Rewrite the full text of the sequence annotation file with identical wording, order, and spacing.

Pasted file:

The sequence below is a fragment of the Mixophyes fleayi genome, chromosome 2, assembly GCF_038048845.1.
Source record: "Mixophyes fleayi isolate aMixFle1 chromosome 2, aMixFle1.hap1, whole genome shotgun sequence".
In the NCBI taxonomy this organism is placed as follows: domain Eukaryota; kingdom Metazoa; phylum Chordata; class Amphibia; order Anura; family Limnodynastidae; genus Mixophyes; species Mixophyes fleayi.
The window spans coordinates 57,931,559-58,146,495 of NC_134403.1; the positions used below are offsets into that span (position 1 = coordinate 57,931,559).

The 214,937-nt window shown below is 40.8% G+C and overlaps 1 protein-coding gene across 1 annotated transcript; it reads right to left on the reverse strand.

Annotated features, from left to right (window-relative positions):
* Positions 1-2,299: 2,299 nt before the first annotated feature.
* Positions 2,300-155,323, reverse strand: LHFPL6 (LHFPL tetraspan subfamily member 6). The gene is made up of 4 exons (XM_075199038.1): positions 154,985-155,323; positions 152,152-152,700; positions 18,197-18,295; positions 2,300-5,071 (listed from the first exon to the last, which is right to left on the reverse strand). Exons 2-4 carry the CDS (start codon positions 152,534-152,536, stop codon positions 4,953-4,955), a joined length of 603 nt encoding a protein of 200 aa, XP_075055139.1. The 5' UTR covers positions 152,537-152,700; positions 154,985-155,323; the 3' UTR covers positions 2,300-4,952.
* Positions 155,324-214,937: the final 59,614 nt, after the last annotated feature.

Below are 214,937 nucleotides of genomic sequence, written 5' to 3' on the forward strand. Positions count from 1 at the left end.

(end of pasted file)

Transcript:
The sequence below is a fragment of the Mixophyes fleayi genome, chromosome 2, assembly GCF_038048845.1.
Source record: "Mixophyes fleayi isolate aMixFle1 chromosome 2, aMixFle1.hap1, whole genome shotgun sequence".
In the NCBI taxonomy this organism is placed as follows: domain Eukaryota; kingdom Metazoa; phylum Chordata; class Amphibia; order Anura; family Limnodynastidae; genus Mixophyes; species Mixophyes fleayi.
The window spans coordinates 57,931,559-58,146,495 of NC_134403.1; the positions used below are offsets into that span (position 1 = coordinate 57,931,559).

The 214,937-nt window shown below is 40.8% G+C and overlaps 1 protein-coding gene across 1 annotated transcript; it reads right to left on the reverse strand.

Annotated features, from left to right (window-relative positions):
* Positions 1-2,299: 2,299 nt before the first annotated feature.
* Positions 2,300-155,323, reverse strand: LHFPL6 (LHFPL tetraspan subfamily member 6). The gene is made up of 4 exons (XM_075199038.1): positions 154,985-155,323; positions 152,152-152,700; positions 18,197-18,295; positions 2,300-5,071 (listed from the first exon to the last, which is right to left on the reverse strand). Exons 2-4 carry the CDS (start codon positions 152,534-152,536, stop codon positions 4,953-4,955), a joined length of 603 nt encoding a protein of 200 aa, XP_075055139.1. The 5' UTR covers positions 152,537-152,700; positions 154,985-155,323; the 3' UTR covers positions 2,300-4,952.
* Positions 155,324-214,937: the final 59,614 nt, after the last annotated feature.

Below are 214,937 nucleotides of genomic sequence, written 5' to 3' on the forward strand. Positions count from 1 at the left end.